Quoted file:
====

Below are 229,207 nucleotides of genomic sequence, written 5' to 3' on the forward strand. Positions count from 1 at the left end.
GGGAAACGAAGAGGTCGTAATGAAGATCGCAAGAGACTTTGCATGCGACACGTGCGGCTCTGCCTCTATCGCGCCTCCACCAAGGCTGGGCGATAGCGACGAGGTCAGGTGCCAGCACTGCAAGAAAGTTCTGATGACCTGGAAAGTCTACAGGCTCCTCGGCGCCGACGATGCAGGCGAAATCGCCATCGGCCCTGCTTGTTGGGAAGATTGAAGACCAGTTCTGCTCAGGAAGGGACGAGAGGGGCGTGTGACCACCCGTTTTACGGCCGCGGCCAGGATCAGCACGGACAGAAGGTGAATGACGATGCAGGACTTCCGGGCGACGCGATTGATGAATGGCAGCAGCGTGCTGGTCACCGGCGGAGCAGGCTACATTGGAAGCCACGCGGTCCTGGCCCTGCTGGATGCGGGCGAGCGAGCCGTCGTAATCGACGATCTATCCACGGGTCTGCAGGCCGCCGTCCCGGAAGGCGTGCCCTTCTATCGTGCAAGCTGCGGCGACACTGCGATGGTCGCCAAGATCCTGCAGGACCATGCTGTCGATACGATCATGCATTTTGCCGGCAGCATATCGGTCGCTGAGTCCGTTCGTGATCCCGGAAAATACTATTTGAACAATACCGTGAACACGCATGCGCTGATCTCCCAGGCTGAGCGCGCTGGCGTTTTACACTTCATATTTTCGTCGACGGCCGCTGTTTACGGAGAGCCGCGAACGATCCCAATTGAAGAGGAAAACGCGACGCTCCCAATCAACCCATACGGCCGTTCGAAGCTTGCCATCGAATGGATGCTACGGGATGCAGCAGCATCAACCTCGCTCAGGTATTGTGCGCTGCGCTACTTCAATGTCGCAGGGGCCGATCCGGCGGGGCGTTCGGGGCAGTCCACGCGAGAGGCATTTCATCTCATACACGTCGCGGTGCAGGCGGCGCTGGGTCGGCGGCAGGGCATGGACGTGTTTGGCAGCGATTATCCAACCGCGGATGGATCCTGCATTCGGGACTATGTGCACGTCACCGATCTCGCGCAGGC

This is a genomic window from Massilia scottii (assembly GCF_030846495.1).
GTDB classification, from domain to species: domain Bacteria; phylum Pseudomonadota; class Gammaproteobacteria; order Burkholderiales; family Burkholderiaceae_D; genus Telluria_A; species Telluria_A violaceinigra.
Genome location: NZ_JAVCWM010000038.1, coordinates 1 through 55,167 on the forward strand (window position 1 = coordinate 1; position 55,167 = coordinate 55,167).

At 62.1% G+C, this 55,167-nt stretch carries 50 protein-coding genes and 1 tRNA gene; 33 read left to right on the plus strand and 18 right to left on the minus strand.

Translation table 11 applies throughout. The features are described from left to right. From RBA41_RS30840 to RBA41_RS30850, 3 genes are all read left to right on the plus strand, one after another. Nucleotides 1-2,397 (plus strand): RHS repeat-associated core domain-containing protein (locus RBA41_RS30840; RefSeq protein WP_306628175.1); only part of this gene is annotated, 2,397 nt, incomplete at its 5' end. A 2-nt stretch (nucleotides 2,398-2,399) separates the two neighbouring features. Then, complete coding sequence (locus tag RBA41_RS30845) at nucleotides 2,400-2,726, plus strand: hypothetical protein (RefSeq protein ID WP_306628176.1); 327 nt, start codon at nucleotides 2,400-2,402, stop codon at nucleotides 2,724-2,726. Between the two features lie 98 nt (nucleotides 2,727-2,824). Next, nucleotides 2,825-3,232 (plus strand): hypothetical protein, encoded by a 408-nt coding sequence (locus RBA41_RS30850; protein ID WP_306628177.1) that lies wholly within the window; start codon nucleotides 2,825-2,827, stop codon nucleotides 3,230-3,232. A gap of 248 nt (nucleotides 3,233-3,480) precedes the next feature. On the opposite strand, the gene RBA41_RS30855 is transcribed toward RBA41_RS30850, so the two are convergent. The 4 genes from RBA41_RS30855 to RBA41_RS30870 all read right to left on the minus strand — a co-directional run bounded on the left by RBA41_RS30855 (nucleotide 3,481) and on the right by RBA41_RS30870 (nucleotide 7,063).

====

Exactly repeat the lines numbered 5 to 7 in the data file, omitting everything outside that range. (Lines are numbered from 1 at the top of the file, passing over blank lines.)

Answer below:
Genome location: NZ_JAVCWM010000038.1, coordinates 1 through 55,167 on the forward strand (window position 1 = coordinate 1; position 55,167 = coordinate 55,167).

At 62.1% G+C, this 55,167-nt stretch carries 50 protein-coding genes and 1 tRNA gene; 33 read left to right on the plus strand and 18 right to left on the minus strand.

Translation table 11 applies throughout. The features are described from left to right. From RBA41_RS30840 to RBA41_RS30850, 3 genes are all read left to right on the plus strand, one after another. Nucleotides 1-2,397 (plus strand): RHS repeat-associated core domain-containing protein (locus RBA41_RS30840; RefSeq protein WP_306628175.1); only part of this gene is annotated, 2,397 nt, incomplete at its 5' end. A 2-nt stretch (nucleotides 2,398-2,399) separates the two neighbouring features. Then, complete coding sequence (locus tag RBA41_RS30845) at nucleotides 2,400-2,726, plus strand: hypothetical protein (RefSeq protein ID WP_306628176.1); 327 nt, start codon at nucleotides 2,400-2,402, stop codon at nucleotides 2,724-2,726. Between the two features lie 98 nt (nucleotides 2,727-2,824). Next, nucleotides 2,825-3,232 (plus strand): hypothetical protein, encoded by a 408-nt coding sequence (locus RBA41_RS30850; protein ID WP_306628177.1) that lies wholly within the window; start codon nucleotides 2,825-2,827, stop codon nucleotides 3,230-3,232. A gap of 248 nt (nucleotides 3,233-3,480) precedes the next feature. On the opposite strand, the gene RBA41_RS30855 is transcribed toward RBA41_RS30850, so the two are convergent. The 4 genes from RBA41_RS30855 to RBA41_RS30870 all read right to left on the minus strand — a co-directional run bounded on the left by RBA41_RS30855 (nucleotide 3,481) and on the right by RBA41_RS30870 (nucleotide 7,063).